The New York Department of Financial Services has released an extensively revised cybersecurity regulation applicable to the wide variety of financial services companies regulated by the NYDFS. Released on December 28, 2016, the revised regulation makes multiple changes to almost every provision in the original proposal. We summarized the original proposed regulation in a Client Alert issued on September 14, 2016 and subsequently helped re/insurance clients submit comments to the NYDFS. Industry cybersecurity experts will undoubtedly take some time to consider all of the implications of the many changes made by NYDFS drafters. On the whole however we suspect that many financial companies that knew they were squarely targeted as “covered entities” will be pleased to see that the NYDFS has incorporated risk-based regulatory concepts in many of the requirements retained in the revised proposal.
At the same time there will be others—particularly non-U.S. reinsurers that are “certified” or “accredited” by the NYDFS and that are subject to home country cybersecurity regulatory requirements—that will not be pleased to see absolutely no change in the definition of “covered entity.” The NYDFS asserts that its definition of “covered entity” was clear; that it may be. The real point is that it is overbroad and extraterritorial in its application—evidencing a return to regulatory practices of the past with respect to reinsurance (practices that were reversed by Title V of the Dodd-Frank legislation).
Our overview of the changes made and the key takeaways regarding the impact the revised regulation could have on participants in the insurance industry follows.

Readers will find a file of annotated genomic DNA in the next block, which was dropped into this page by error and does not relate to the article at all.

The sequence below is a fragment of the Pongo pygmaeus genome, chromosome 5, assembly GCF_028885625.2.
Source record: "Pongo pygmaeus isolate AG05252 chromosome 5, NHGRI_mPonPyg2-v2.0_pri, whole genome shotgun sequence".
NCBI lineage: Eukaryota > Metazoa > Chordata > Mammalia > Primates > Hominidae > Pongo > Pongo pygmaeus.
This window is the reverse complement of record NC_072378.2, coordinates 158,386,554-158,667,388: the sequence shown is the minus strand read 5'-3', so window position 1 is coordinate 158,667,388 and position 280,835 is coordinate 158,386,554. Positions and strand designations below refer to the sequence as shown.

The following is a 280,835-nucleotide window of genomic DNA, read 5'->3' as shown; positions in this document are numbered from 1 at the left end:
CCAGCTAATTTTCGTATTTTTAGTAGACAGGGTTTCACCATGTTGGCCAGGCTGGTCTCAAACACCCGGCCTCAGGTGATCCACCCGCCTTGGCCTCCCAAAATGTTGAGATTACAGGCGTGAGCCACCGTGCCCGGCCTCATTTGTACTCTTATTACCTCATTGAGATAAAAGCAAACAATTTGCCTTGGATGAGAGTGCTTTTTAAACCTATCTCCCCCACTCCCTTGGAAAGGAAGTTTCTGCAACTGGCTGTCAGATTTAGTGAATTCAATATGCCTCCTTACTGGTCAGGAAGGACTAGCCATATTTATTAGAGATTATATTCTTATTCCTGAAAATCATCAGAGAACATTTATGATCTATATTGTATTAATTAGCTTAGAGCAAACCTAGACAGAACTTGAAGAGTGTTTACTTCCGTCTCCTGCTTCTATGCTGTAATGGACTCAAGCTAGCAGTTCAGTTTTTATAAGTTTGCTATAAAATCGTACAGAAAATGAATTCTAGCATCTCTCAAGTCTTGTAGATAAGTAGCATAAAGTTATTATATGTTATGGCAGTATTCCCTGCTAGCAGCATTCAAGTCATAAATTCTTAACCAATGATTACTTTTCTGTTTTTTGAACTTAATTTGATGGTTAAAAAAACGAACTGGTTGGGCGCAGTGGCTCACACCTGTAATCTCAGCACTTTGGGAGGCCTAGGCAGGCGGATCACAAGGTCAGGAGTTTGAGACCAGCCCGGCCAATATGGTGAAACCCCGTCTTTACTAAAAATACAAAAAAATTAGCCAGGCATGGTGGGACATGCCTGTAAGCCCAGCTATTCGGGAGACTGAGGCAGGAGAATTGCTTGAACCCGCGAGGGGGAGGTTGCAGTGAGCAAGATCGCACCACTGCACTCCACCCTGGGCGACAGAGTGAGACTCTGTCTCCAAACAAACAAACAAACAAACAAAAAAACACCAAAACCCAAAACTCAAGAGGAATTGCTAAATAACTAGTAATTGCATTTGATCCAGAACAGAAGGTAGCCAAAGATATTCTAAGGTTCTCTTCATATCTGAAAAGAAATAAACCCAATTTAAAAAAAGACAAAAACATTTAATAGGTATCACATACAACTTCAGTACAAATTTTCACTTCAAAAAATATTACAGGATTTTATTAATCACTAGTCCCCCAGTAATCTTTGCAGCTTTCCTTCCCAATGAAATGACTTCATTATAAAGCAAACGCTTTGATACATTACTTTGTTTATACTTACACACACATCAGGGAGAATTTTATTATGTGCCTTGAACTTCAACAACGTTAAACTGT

In September 2016, the NYDFS proposed “First-In-The-Nation” cybersecurity requirements for financial services companies. This long-awaited proposal was the culmination of an effort by the NYDFS to address cybersecurity risks posed to its regulated entities. After receiving over 150 comments on the proposed regulation, the NYDFS made numerous changes to address concerns raised in those comments.
The Framework Remains
The general categories of cybersecurity requirements in the revised proposed regulation have remained the same and include the following:
- Maintaining a cybersecurity program, including the adoption of a written cybersecurity policy;
- Implementing and maintaining written policies and procedures regarding application security, data retention, and information systems and nonpublic information accessible to or held by third party service providers;
- Periodically (not annually) assessing information systems;
- The designation of a qualified individual to function as Chief Information Security Officer (CISO) and the CISO’s responsibilities;
- Employment and training of cybersecurity personnel and training for all personnel;
- Technical requirements, including multi-factor authentication and encryption of nonpublic information;
- Oversight requirements including penetration testing, vulnerability assessments, risk assessments, and audit trail systems;
- Establishment of a written incident response plan and notification to the superintendent in the event of a cybersecurity event; and
- Annual certification (the “Certification of Compliance”) by senior executives (or possibly by entire Boards of Directors) to the NYDFS Superintendent of compliance with the cybersecurity regulation.
The Revised Regulation
Notable changes include the following:
- Risk-Based Approach. The required “periodic” (it was annual) risk assessment of a covered entity’s information systems is no longer just an oversight requirement, but is now envisioned as the foundation of each regulated entity’s dynamic plan to address its own business operations, including the use, maintenance and security of nonpublic information. Many requirements, including the cybersecurity program, the cybersecurity policy, penetration testing and vulnerability assessments, audit trails, third party service provider security polices, multi-factor authentication, and encryption, are now to be based on the Covered Entity’s own periodic risk assessments. Additionally, the NYDFS has softened language around certain requirements. In many places, where the original requirements were to apply “at a minimum,” they are now required “to the extent applicable.”
- Definition of Nonpublic Information. The definition of “Nonpublic Information” was substantively changed. Generally, the definition was narrowed from the original.